For “live, in-person” networking, try these tips:

  1. Set a goal to meet five or more new people at each event. Whenever you attend a group, whether a party, a mixer or an industry luncheon, make a point of heading straight for people you don’t know. Greet the newcomers (they will love you for it!). If you don’t make this goal a habit, you’ll naturally gravitate toward the same old acquaintances.
  2. Try one or two new groups per month. You can attend almost any organization’s meetings a few times before you must join. This is another way to stretch yourself and make a new set of contacts. Determine what business organizations and activities you would best fit into. It may be the chamber of commerce, the arts council, a museum society, a civic organization, a baseball league, a computer club or the PTA. Attend every function you can that synergizes your goals and customer/prospect interaction.
  3. Carry your business cards with you everywhere. After all, you never know when you might meet a key contact, and if you don’t have your cards with you, you lose out. Take your cards to church, the gym, parties, the grocery store--even on walks with the dog.
  4. Don’t make a beeline for your seat. Frequently, you’ll see people at networking groups sitting at the dinner table staring into space--half an hour before the meal is due to start. Why are they sitting alone? Take full advantage of the valuable networking time before you have to sit down. Once the meeting starts, you won’t be able to mingle.
  5. Don’t sit by people you know. Mealtime is a prime time for meeting new people. You may be in that seat for several hours, so don’t limit your opportunities by sitting with your friends. This is a wonderful chance to get to know new people on either side of you. Sure, it’s more comfortable to hobnob with familiar faces. But remember, you are spending precious time and money to attend this event. Get your money’s worth; you can talk to your friends some other time.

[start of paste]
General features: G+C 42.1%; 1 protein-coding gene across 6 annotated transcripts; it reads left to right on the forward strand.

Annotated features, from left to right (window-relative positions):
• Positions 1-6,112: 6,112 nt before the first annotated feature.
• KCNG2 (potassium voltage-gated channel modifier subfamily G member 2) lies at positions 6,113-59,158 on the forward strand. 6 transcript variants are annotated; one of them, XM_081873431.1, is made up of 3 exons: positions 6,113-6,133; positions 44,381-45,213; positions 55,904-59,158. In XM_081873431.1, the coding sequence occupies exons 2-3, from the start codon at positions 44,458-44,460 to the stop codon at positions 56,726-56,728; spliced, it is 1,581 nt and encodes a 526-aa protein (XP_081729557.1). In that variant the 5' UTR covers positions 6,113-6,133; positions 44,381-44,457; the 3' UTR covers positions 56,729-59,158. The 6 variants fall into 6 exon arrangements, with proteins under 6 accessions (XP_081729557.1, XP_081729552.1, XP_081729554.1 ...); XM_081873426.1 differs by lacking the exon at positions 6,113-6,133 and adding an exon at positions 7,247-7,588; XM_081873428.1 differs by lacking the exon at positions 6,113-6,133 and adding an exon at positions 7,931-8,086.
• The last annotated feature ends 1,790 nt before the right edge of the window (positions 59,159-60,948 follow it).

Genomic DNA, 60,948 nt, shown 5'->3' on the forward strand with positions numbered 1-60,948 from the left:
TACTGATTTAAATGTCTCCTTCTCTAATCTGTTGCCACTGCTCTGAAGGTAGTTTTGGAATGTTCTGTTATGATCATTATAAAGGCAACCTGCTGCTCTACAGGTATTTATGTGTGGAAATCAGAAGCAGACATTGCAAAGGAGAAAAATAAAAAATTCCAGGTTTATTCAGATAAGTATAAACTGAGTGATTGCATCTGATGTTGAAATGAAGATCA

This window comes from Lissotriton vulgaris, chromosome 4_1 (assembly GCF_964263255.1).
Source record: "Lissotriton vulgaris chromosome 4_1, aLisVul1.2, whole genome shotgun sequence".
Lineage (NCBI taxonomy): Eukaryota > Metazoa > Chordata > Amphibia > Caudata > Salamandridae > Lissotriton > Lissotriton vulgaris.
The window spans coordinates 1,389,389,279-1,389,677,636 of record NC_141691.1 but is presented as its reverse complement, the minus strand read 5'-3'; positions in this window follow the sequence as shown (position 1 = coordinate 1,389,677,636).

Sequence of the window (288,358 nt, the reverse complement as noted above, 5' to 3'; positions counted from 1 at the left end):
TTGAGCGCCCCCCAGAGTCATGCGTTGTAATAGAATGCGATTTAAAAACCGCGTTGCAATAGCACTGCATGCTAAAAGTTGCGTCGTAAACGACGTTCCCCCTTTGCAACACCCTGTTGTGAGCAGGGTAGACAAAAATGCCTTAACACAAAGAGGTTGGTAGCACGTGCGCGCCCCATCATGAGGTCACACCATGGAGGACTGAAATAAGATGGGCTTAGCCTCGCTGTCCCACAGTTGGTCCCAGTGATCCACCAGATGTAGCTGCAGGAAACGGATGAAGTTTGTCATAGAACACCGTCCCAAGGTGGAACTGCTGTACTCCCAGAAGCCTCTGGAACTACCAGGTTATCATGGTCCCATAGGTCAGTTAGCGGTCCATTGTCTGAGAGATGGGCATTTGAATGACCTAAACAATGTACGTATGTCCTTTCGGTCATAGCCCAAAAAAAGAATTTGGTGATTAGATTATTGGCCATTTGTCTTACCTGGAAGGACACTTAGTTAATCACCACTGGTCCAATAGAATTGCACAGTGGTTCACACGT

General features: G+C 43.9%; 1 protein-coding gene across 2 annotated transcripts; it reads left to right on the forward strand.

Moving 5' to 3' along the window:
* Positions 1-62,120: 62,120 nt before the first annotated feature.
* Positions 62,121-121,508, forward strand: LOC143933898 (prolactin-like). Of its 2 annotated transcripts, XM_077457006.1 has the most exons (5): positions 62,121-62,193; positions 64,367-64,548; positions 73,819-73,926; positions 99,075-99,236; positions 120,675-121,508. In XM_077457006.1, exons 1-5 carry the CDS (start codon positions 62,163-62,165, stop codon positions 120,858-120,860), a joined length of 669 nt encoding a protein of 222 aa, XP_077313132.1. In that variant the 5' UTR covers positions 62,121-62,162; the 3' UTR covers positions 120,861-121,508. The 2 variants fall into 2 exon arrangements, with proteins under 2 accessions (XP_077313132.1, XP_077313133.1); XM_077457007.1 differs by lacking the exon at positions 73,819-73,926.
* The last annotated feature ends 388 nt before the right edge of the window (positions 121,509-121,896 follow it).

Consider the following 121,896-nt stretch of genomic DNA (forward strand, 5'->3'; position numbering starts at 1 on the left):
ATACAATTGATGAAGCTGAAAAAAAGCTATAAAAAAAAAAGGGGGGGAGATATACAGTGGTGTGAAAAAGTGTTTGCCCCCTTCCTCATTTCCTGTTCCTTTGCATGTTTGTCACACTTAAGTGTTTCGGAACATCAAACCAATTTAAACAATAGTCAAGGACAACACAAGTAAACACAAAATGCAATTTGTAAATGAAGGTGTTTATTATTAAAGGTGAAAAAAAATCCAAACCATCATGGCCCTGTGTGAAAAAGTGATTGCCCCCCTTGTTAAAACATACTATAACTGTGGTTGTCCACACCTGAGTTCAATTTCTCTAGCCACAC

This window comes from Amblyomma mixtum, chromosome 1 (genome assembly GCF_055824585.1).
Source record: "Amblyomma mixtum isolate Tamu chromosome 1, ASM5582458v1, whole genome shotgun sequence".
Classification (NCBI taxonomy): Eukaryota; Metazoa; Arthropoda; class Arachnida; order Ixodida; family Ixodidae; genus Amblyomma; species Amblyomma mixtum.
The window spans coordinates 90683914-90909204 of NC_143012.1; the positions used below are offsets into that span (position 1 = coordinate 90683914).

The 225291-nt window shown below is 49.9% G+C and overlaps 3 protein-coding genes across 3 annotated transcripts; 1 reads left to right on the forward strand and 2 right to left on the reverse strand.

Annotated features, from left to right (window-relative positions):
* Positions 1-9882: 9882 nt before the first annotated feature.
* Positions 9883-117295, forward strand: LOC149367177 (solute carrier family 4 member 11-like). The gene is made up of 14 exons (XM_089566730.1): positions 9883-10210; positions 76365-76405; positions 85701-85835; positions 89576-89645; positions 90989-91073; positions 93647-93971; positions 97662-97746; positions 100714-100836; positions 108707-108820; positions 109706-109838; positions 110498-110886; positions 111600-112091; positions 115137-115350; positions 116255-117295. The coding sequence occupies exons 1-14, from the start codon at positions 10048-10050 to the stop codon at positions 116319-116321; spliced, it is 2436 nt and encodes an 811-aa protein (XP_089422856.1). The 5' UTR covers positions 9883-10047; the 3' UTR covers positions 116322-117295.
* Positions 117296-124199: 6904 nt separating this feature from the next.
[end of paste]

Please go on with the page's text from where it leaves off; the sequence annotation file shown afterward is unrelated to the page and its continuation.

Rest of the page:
6. Get active. People remember and do business with leaders. Don’t just warm a chair--get involved and join a committee or become a board member. If you don’t have time, volunteer to help with hospitality at the door or checking people in. This gives you a reason to talk to others, gets you involved in the inner workings of the group, and provides more visibility.
  7. Be friendly and approachable. Pretend you are hosting the event. Make people feel welcome. Find out what brought them there, and see if there’s any way you can help them. Introduce them to others, make business suggestions or give them a referral. Not only will you probably make a friend, but putting others at ease eliminates self-consciousness. A side benefit: What goes around comes around. If you make the effort to help others, you’ll soon find people helping you.
  8. Set a goal for what you expect from each meeting. Your goals can vary from meeting to meeting. Some examples might be: learning from the speaker’s topic, discovering industry trends, looking for new prospects or connecting with peers. If you work out of your home, you may find your purpose is simply to get out and talk to people face to face. Focusing your mind on your goal before you even walk into the event keeps you on target.
  9. Be willing to give to receive. Networking is a two-way street. Don’t expect new contacts to shower you with referrals and business unless you are equally generous. Follow up on your contacts; keep in touch; always share information or leads that might benefit them. You’ll be paid back tenfold for your thoughtfulness.